The recent arrest by the FBI of a former employee of JP Morgan Chase for allegedly trying to sell bank account data, including PINs, ended well for the bank.
According to the FBI, the former employee, Peter Persaud, was caught in a sting operation when he attempted to sell the data to informants and federal agents.
But such things don’t always end so well for the intended victims. The arrest was yet another example of the so-called “rogue insider” threat to organizations.
And such incidents are providing increasing incentives to use technology to counter it.
The threat of employees going rogue – wittingly or not – is significant enough that some organizations are turning to behavior analytics that, according to its advocates, are able not only to detect insider security threats as they happen, but even predict them.
Such protection would likely be welcomed by most organizations, but it comes with an obvious consequence: Worker privacy. Predicting security threats calls up images of “Minority Report,” the 2002 movie starring Tom Cruise, in which police arrested people before they committed crimes.
In that sci-fi world, it was “precogs” – psychics – who predicted the impending crimes. The IT version is User Behavior Analytics (UBA).
According to Gartner, “UBA is transforming security and fraud management practices because it makes it much easier for enterprises to gain visibility into user behavior patterns to find offending actors and intruders.”
Saryu Nayyar, CEO of Gurucul Solutions, in a recent statement, said her firm’s technology, “continuously monitors hundreds of (employee behavior) attributes to detect and rank the risk associated with anomalous behaviors.
“It identifies and scores anomalous activity across users, accounts, applications and devices to predict risks associated with insider threats.”
This should not be a surprise. Data analytics are being applied to just about every challenge in the workplace, from marketing to efficiency. So it is inevitable that it would be used to counter what has always been the weakest link in the security chain – the human.
Americans have also been told for years that personal privacy is essentially dead. Still, some of them may not appreciate just how dead it is, or soon will be, in the workplace.
But Nayyar and others note that there should be no expectation of privacy in the workplace when it comes to corporate data.
“This technology is simply monitoring activity within a company’s IT systems,” she said. “It does not read emails or personal communications.”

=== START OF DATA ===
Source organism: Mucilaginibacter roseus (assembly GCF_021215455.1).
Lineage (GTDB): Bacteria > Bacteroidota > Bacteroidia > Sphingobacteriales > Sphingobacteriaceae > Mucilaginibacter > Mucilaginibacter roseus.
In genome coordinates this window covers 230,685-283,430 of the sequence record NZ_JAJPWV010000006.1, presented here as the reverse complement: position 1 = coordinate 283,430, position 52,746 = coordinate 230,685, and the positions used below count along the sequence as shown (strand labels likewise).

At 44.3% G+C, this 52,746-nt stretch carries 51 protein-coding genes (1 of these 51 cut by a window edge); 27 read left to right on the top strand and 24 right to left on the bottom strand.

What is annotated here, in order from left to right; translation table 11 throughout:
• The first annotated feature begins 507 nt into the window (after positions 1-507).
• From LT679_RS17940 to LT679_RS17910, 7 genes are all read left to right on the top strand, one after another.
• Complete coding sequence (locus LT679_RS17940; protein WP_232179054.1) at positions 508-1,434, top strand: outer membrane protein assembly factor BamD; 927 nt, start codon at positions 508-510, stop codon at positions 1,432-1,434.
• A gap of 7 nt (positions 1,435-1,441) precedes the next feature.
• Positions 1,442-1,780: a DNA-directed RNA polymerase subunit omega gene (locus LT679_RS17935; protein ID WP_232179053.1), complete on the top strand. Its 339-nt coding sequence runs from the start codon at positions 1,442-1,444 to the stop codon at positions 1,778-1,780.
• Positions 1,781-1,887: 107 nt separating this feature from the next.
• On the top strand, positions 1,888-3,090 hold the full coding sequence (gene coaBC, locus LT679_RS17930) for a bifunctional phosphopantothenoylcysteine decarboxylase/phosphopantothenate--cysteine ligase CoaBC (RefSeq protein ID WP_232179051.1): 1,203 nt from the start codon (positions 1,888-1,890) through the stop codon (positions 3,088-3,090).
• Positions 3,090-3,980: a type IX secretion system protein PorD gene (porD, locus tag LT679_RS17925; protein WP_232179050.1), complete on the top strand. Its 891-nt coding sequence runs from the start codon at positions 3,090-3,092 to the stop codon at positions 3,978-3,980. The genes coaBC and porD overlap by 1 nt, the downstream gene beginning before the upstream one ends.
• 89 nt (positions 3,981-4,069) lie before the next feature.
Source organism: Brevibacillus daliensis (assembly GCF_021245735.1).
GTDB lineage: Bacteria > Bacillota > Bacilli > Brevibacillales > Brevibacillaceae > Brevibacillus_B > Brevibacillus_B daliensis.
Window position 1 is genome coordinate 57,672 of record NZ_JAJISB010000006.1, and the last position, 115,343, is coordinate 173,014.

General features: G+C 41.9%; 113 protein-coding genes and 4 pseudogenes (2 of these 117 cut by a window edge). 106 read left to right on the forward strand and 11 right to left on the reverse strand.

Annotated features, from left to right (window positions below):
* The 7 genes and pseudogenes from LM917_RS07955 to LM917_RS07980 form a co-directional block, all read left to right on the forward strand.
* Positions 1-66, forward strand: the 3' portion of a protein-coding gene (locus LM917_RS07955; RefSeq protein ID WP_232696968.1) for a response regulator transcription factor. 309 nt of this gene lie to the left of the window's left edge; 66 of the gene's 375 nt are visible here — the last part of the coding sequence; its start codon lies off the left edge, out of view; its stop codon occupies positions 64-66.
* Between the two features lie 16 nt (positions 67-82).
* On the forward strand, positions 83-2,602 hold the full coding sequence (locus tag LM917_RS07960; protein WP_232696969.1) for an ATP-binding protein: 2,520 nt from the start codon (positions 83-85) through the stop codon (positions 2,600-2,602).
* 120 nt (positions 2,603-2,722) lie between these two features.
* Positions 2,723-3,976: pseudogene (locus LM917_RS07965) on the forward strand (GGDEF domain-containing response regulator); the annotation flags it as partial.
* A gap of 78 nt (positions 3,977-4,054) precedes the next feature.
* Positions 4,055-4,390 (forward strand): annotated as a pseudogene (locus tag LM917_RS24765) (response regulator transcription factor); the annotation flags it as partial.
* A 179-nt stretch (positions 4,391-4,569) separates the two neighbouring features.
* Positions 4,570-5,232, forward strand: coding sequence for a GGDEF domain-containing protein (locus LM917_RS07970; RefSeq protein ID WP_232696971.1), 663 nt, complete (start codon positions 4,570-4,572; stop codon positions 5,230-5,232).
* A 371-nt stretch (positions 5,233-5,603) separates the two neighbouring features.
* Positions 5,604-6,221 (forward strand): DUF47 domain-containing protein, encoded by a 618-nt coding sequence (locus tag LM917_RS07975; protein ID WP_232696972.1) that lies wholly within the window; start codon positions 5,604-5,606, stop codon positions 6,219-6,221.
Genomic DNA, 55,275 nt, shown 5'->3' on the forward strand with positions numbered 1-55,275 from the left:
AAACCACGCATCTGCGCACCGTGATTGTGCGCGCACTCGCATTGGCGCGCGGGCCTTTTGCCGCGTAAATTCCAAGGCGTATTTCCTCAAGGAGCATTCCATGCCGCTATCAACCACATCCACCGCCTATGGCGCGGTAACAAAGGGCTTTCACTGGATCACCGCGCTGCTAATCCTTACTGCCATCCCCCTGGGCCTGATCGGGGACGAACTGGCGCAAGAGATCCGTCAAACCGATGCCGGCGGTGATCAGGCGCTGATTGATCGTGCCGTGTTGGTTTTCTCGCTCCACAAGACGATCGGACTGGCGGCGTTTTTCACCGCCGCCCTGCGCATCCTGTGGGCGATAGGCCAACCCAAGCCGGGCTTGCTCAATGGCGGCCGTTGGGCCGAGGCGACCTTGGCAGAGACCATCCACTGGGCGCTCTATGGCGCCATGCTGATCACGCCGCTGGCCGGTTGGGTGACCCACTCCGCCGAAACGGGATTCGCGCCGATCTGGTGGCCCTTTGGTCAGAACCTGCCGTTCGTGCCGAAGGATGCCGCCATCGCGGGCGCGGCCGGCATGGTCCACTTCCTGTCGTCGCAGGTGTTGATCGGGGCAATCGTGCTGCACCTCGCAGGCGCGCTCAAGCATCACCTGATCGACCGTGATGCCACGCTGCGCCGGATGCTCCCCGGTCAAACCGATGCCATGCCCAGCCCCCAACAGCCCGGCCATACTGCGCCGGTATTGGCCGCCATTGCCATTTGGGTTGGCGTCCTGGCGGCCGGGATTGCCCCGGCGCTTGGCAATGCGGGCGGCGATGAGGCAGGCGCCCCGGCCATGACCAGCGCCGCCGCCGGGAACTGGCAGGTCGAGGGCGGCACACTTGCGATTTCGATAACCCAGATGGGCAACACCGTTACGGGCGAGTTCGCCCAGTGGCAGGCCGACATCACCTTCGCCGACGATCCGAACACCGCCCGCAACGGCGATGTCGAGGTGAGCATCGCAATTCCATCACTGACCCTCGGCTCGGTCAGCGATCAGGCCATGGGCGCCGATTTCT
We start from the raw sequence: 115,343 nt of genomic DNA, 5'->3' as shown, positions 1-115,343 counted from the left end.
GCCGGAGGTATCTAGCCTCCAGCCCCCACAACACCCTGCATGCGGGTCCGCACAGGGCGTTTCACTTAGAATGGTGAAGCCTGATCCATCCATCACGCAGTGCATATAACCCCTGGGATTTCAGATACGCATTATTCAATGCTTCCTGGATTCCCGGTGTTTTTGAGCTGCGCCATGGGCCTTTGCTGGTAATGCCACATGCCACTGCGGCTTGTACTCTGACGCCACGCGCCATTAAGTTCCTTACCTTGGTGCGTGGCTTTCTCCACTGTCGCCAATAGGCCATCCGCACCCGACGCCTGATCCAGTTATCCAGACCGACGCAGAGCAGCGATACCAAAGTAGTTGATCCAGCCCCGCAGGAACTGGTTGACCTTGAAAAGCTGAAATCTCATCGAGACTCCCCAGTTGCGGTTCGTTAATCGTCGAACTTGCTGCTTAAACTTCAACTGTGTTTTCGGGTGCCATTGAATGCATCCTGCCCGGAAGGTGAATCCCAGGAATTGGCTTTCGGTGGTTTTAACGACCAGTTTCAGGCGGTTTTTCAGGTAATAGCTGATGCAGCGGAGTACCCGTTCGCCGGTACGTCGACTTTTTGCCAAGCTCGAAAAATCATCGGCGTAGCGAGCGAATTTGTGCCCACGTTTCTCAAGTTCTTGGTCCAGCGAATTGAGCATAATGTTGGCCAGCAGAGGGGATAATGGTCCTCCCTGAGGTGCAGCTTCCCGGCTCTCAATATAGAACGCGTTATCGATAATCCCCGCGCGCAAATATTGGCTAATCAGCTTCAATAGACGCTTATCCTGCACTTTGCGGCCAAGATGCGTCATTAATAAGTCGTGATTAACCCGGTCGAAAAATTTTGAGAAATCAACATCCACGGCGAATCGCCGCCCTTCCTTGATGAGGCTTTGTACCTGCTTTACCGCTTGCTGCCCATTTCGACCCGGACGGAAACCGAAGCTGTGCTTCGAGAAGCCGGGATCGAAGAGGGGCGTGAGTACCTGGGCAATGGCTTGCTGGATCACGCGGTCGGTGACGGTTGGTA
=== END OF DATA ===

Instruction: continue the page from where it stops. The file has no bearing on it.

She added that monitoring of employee behaviors by IT has been going on for a long time. “This is nothing new,” she said. “What’s different today is the use of big data analytics, machine learning algorithms and risk scoring being applied to these logs.”
Michael Overly, technology partner at Foley & Lardner LLP, said companies should notify their employees that, “business systems should not be used for personal or private communications and other activities, and that the systems and data can and likely will be reviewed, including through automated means.”
But he agreed with Nayyar that privacy is necessarily limited in the workplace. “Employees must understand that if they want privacy with regard to their online activities, they need to use a means other than their employer’s computers, like a smartphone or a home computer,” he said.
That is also the view of Troy Moreland, chief technology officer at Identity Automation. “In general, if employees are using employer-provided equipment, they have no right to privacy as long as it’s clearly expressed,” he said.
But Joseph Loomis, founder and CEO of CyberSponse, said such policies, if they are too heavy handed, can cause morale problems. “I believe it’s justified,” he said, “it’s just that there are various opinions on what type of privacy someone is entitled to or not.”
He said it would likely take significant “training, education and explaining” to eliminate the feeling of a “Big Brother” atmosphere in the workplace.
Gabriel Gumbs, vice president of product strategy at Identity Finder, said he believes the potential for morale problems is real. “At the core of UBA is an unspoken distrust of everyone, not just the rogue employees,” he said.
Matthew Prewitt, partner at Schiff Hardin and chairman of its cybersecurity and data privacy practice, said one problem with predicting misconduct is that it can become self-fulfilling. “An employee who is viewed with mistrust and suspicion is more likely to become a rogue employee,” he said.